Symposium of the International Cell Death Society Cheiro de Mato Resort of Maripora, São Paulo, Brazil on 10–13 June 2011
The Symposium of the International Cell Death Society ‘Signaling in cell death survival, proliferation and degeneration’ was held at the Cheiro de Mato Resort of Maripora, close to São Paulo, Brazil on 10–13 June 2011. This meeting addressed the triggers of cell death, non-apoptotic aspects of cell death, how pathogens affect cell death, and new therapeutic approaches. It attracted attendees from 15 countries. The meeting opened with a tribute to Jürg Tschopp and the ICDS Award lecture by Guido Kroemer, ‘Cancer cell death: killing the immortal’, which emphasized immunogenic chemotherapy, an argument furthered by a presentation by Laurence Zitvogel. Immunogenic chemotherapy addresses the immunogenic effects of tumor cell death induced by a variety of cytotoxic drugs. Tumor-derived antigen presentation can be mediated by the alarmin HMGB1 (released by dying tumor cells in response to chemo/radiotherapy) and by TLR4 on dendritic cells. TLR4 recognizes tumor-derived antigens, leading to T-cell activation and to the induction of an antitumor immune response. Kroemer noted that most anticancer drugs elicit non-immunogenic apoptosis. Laurence Zitvogel emphasized off-target roles of adenine nucleotides in anticancer treatments. The microenvironment of the cancer cell is affected by galectine 3 (Roger Chammas) and multiple regulators of TRAIL (Gustavo Amarante-Mendes), as well as microRNA-10B (Flavia Maziero Andreghetto). Novel means of regulating cell death in cancer therapy included a natural cytotoxic peptide from snake venom (Mirian Hayashi), immunization together with interferon, homoharingtonine, and histone acetylases (Ruan Medrano, Jarmila Stremenova, and Jo-Ann de la Mare). The role of caveolin-1 is ambiguous; its function depends on the cell context and its relationship with survivin and cyclooxygenase 2 (Andrew Quest).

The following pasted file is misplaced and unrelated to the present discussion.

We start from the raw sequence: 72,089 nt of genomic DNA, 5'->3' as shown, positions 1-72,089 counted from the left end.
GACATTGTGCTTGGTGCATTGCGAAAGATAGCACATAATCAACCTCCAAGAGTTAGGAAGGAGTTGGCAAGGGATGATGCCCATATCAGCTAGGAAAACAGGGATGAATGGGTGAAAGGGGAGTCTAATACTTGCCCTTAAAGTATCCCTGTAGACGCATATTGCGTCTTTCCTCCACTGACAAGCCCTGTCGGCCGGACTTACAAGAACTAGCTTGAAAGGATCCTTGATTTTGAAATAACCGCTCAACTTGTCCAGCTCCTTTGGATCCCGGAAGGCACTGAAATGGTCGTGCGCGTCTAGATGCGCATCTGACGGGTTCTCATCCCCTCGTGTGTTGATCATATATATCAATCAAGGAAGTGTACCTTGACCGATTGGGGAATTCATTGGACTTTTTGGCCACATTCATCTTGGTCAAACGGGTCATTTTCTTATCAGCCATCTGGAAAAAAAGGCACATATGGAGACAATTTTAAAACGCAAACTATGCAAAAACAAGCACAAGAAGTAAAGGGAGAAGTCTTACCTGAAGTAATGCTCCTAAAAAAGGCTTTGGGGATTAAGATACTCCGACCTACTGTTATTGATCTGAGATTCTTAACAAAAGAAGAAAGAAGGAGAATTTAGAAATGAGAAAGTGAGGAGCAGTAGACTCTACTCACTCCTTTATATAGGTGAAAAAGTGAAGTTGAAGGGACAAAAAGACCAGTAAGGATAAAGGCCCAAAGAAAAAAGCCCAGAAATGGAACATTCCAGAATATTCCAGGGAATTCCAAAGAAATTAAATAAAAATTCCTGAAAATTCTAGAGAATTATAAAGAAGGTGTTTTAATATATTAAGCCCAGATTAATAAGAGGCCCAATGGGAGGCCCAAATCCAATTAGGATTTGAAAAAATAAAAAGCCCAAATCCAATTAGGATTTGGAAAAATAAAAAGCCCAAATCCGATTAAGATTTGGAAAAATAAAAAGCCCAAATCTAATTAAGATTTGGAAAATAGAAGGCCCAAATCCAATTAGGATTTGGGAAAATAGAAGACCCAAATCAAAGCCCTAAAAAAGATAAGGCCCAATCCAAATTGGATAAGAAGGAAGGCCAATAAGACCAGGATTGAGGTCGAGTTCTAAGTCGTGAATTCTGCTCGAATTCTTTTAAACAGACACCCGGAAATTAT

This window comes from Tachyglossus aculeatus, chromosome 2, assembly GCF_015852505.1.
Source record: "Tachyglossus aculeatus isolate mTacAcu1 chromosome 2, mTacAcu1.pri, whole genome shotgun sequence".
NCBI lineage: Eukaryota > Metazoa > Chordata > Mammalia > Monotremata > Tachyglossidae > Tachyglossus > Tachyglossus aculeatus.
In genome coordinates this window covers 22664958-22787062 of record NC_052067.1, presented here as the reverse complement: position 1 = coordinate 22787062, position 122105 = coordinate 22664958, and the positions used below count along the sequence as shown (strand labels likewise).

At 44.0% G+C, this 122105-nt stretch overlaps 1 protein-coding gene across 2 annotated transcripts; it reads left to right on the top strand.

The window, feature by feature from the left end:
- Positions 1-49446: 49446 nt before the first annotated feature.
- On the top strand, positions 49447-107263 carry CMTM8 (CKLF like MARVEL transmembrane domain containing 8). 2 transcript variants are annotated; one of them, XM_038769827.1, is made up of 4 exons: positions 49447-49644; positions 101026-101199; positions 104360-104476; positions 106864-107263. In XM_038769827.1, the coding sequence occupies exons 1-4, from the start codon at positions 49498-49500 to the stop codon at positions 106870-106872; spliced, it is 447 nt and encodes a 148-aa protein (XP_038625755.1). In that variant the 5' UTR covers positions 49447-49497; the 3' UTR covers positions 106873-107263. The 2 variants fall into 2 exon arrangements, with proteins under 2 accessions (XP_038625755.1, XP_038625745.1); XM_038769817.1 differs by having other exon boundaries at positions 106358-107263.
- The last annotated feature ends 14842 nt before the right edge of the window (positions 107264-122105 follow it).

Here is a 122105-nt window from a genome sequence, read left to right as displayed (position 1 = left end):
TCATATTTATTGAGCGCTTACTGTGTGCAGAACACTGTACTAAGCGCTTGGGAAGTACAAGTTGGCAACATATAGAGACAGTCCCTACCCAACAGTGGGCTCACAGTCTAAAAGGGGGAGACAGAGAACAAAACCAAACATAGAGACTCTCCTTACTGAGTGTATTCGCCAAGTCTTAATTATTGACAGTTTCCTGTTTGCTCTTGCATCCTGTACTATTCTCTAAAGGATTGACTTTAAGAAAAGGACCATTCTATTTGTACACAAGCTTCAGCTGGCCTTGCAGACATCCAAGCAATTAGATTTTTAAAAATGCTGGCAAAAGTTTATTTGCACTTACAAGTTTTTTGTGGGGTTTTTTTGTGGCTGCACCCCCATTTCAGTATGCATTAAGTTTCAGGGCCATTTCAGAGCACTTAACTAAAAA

Many speakers emphasized that cell metabolism is critical for establishing the threshold of cell death. Nika Danial described the integration between glucose metabolism and apoptosis by Bcl-2 family proteins, while Shazib Pervaiz described redox regulation controlling cell death in cancer cells, and Ute Moll noted the role of p53 in oxidative stress in ischemic stroke. Rafael Linden argued that extracellular environment and scaffolding were determinant. Roberto Bravo and Leticia Rodrigues emphasized the role of calcium as a messenger between ER, lysosomes, and other organelles. Francesco Cecconi argued for the role of apoptosome in the onset of Alzheimer's disease, while Vilma Martins emphasized the role of prion protein.
Interaction between autophagy and apoptosis emerged as a major theme, as was emphasized by Christian Seitz, Anna-Mart Engelbrecht, Alicia Melendez, Gian Maria Fimia, and Raymond Birge. Pathogens manipulate cell death primarily by regulating autophagy. Bacteria use autophagy to prevent cell death and viruses can either induce or inhibit autophagy to infect cells. Viruses can effectively use autophagy to protect cells from death. In such a situation, the immune system can overcome tumor and virus strategies to keep cells alive.
Many molecules whose function has been described for apoptosis participate in activities unrelated to apoptosis. Bcl-2 family members can regulate UPR, caspase 7 can control bone formation, and several caspases are activated to influence synaptic growth and function (Claudio Hetz, Eva Matalova, and Francesco Cecconi).
The ICDS 2011 illustrated the strong state of the field in many countries, especially South America, and the value of cultural exchange and collaboration. On a scientific basis, it is noticeable that the fate of cells depends not only on the machinery of cell death, but also, and most importantly, on their current state and history. The immunogenicity of the dying cell influences the outcome in chemotherapy, while the interaction between apoptosis and autophagy and the mechanisms activated for autophagosome formation are important steps. Furthermore, the metabolic state, the source of nutrition, and the communication between cells adjust the threshold of the cell's commitment to die, providing a take-home message for the future.
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Lockshin, R., Smaili, S., Lavandero, S. et al. ICDS 2011 meeting ‘Signaling in cell death survival, proliferation and degeneration’. Cell Death Differ 19, 184 (2012) doi:10.1038/cdd.2011.169